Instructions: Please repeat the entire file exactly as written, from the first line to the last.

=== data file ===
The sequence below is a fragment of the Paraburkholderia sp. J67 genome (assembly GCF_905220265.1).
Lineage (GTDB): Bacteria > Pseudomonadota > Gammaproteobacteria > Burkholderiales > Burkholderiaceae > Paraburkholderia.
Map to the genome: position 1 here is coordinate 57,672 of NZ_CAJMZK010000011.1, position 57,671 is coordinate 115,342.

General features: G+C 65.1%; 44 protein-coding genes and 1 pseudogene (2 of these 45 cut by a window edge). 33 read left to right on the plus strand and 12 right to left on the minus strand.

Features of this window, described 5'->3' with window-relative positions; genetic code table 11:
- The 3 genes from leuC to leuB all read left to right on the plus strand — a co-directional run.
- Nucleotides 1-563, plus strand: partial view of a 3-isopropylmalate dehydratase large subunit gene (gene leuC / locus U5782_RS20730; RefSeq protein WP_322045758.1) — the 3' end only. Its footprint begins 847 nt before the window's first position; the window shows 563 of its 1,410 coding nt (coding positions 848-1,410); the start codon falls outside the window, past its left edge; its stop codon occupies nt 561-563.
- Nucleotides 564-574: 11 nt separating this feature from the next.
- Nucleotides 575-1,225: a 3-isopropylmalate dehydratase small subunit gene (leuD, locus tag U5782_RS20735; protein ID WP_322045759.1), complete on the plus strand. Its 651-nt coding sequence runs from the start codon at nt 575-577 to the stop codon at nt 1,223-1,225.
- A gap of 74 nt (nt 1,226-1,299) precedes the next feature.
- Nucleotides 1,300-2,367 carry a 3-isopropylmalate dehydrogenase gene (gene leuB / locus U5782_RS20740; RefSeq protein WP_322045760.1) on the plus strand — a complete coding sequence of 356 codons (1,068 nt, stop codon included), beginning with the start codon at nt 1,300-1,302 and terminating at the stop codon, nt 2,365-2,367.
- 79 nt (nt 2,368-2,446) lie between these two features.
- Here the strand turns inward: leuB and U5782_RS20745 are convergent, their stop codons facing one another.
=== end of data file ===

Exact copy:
The sequence below is a fragment of the Paraburkholderia sp. J67 genome (assembly GCF_905220265.1).
Lineage (GTDB): Bacteria > Pseudomonadota > Gammaproteobacteria > Burkholderiales > Burkholderiaceae > Paraburkholderia.
Map to the genome: position 1 here is coordinate 57,672 of NZ_CAJMZK010000011.1, position 57,671 is coordinate 115,342.

General features: G+C 65.1%; 44 protein-coding genes and 1 pseudogene (2 of these 45 cut by a window edge). 33 read left to right on the plus strand and 12 right to left on the minus strand.

Features of this window, described 5'->3' with window-relative positions; genetic code table 11:
- The 3 genes from leuC to leuB all read left to right on the plus strand — a co-directional run.
- Nucleotides 1-563, plus strand: partial view of a 3-isopropylmalate dehydratase large subunit gene (gene leuC / locus U5782_RS20730; RefSeq protein WP_322045758.1) — the 3' end only. Its footprint begins 847 nt before the window's first position; the window shows 563 of its 1,410 coding nt (coding positions 848-1,410); the start codon falls outside the window, past its left edge; its stop codon occupies nt 561-563.
- Nucleotides 564-574: 11 nt separating this feature from the next.
- Nucleotides 575-1,225: a 3-isopropylmalate dehydratase small subunit gene (leuD, locus tag U5782_RS20735; protein ID WP_322045759.1), complete on the plus strand. Its 651-nt coding sequence runs from the start codon at nt 575-577 to the stop codon at nt 1,223-1,225.
- A gap of 74 nt (nt 1,226-1,299) precedes the next feature.
- Nucleotides 1,300-2,367 carry a 3-isopropylmalate dehydrogenase gene (gene leuB / locus U5782_RS20740; RefSeq protein WP_322045760.1) on the plus strand — a complete coding sequence of 356 codons (1,068 nt, stop codon included), beginning with the start codon at nt 1,300-1,302 and terminating at the stop codon, nt 2,365-2,367.
- 79 nt (nt 2,368-2,446) lie between these two features.
- Here the strand turns inward: leuB and U5782_RS20745 are convergent, their stop codons facing one another.